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September 15, 2016

Idea of the Week: Q3 Fundamentals May be Stronger than They Appear

by Greg Harrison.

The third quarter earnings season is looming, and analysts are projecting a fifth consecutive quarter of declining earnings for the companies in the S&P 500 index, with overall earnings expected to fall 0.9%. Revenue is expected to break its streak of six straight quarters of declines, with an increase of 2.3%. As seen below in Exhibit 1, the EPS growth estimate has fallen 2.9 percentage points since the beginning of the third quarter. Only one sector, Information Technology, has seen its EPS growth estimate rise over this period.

Exhibit 1.  S&P 500: Q3 2016 Earnings Growth Estimate & Change Since July 1


Although analysts are not especially bullish on Q3 earnings, there are some signs that the quarter could be better than expected. In a typical quarter, the EPS growth estimate falls 4.0 percentage points. As we near the end of the calendar quarter, the growth rate has fallen by only 2.9 percentage points, so the bearish analyst sentiment is actually slightly stronger than it may otherwise be.

In addition to analyst sentiment, management teams are more optimistic about Q3 results than they have been in several years. The ratio of negative to positive preannouncements for Q3 stands at 2.2. As seen below in Exhibit 2, this is the lowest this ratio has been in over five years. Even though there is still more negative guidance than positive, the extreme pessimism that company management teams exhibited relative to the analysts covering their companies has abated.

Exhibit 2.  S&P 500: Negative to Positive Earnings Guidance Ratio Trend


Top line revenue is also showing more positive signs in Q3, with S&P 500 companies expected to grow sales 2.2%. This would be the first quarter of revenue growth since Q4 2014. When it comes to revenue, company issued guidance is also significantly stronger than usual, with a negative to positive guidance ratio of 1.1, well below the historical average of 1.8. Exhibit 3, below, shows this trend of optimistic sales guidance, as Q3 will be the most positive quarter in five years, since Q3 2011.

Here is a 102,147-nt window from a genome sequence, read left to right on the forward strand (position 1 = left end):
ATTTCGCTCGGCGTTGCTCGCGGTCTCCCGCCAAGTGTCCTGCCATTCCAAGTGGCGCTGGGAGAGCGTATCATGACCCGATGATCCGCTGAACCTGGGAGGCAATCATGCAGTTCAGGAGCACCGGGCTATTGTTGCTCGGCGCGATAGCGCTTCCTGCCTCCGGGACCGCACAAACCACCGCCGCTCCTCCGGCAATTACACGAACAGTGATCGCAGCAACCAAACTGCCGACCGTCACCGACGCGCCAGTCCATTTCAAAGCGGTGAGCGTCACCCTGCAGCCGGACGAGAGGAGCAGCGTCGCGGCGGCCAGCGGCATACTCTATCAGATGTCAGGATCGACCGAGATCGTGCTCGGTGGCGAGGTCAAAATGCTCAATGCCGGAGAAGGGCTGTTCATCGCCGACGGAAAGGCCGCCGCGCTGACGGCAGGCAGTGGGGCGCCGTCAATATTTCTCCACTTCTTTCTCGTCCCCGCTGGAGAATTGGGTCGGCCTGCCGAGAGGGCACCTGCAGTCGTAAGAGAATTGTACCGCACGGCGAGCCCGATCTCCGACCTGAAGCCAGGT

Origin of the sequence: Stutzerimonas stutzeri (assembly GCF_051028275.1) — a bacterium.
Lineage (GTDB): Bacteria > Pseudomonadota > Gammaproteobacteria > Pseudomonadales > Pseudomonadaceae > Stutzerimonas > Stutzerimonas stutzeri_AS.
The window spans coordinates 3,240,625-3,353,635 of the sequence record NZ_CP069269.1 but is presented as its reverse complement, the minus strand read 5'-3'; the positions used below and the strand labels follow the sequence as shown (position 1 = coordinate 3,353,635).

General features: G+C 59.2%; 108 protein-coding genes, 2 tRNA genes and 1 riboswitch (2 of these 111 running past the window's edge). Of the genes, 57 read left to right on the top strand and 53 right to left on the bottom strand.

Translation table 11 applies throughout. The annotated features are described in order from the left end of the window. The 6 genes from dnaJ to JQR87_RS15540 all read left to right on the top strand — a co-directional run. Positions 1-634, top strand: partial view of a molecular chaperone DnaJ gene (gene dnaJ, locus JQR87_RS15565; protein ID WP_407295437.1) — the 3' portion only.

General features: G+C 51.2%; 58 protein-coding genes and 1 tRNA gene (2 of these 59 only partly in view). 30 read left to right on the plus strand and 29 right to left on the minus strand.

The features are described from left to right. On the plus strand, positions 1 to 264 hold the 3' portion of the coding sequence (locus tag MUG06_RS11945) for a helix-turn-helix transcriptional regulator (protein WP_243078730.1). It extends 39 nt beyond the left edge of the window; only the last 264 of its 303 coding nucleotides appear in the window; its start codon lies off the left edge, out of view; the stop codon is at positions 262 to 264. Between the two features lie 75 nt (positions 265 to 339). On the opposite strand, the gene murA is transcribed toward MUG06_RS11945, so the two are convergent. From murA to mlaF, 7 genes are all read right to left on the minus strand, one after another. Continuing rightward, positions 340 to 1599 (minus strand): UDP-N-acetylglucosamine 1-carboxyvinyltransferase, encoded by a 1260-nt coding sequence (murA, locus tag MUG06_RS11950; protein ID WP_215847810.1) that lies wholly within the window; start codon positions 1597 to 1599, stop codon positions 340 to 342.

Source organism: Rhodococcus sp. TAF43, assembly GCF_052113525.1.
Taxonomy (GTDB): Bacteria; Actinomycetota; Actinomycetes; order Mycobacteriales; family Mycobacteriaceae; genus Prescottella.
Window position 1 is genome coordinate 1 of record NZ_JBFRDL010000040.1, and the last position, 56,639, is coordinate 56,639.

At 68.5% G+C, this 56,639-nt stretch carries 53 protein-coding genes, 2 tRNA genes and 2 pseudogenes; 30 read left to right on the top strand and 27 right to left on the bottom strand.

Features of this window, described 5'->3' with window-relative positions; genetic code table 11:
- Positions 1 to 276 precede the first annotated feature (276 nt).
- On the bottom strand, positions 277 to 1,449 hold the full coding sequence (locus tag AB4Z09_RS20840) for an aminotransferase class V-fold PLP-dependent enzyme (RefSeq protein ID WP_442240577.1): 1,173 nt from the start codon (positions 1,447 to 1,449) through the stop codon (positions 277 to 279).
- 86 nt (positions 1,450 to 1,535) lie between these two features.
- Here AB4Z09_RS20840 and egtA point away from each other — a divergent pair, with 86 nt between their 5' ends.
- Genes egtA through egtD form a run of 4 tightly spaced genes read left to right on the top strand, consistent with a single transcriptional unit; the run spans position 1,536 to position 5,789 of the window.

Exhibit 3.  S&P 500: Negative to Positive Revenue Guidance Ratio Trend


When looking at the improved guidance and analyst outlooks, we see similar sectors driving the trends. In particular, the Information Technology sector has had 17 negative EPS preannouncements and nearly as many positive, at 16. In terms of revenue, technology managers have been even more optimistic about meeting analyst forecasts, with 18 negative revenue preannouncements and 25 positive. This parallels the trend in analyst forecasts for the sector, where technology is the only sector to have its EPS growth estimate increase throughout the quarter. Companies in the sector are expected to benefit from increased corporate IT spending as well as a new hardware cycle for processors and memory.

In addition to tech, we also see Utilities and Consumer Staples looking stronger than average in terms of both analyst revisions throughout the quarter and company issued guidance. Utilities continue to benefit from low energy prices, while increasing consumer confidence is helping companies in Consumer Staples.

Exhibit 4.  S&P 500: Q3 2016 Negative to Positive Earnings Guidance Ratio by Sector


Looking beyond Q3, the fundamentals picture improves further, with analysts projecting earnings to begin growing again. The Energy sector is expected to be the main driver, as year over year comparisons become favorable in Q4. Companies in the Energy sector tend not to provide guidance, as their results are so heavily dependent on oil prices, so analyst forecasts will be the primary basis for judging expectations. However, with the big declines in earnings for the sector over the past two years, it is now a smaller portion of the index and overall earnings expectations will be driven more by some of the positive trends in the economy, like the resurgence of tech and improvements in consumer spending.



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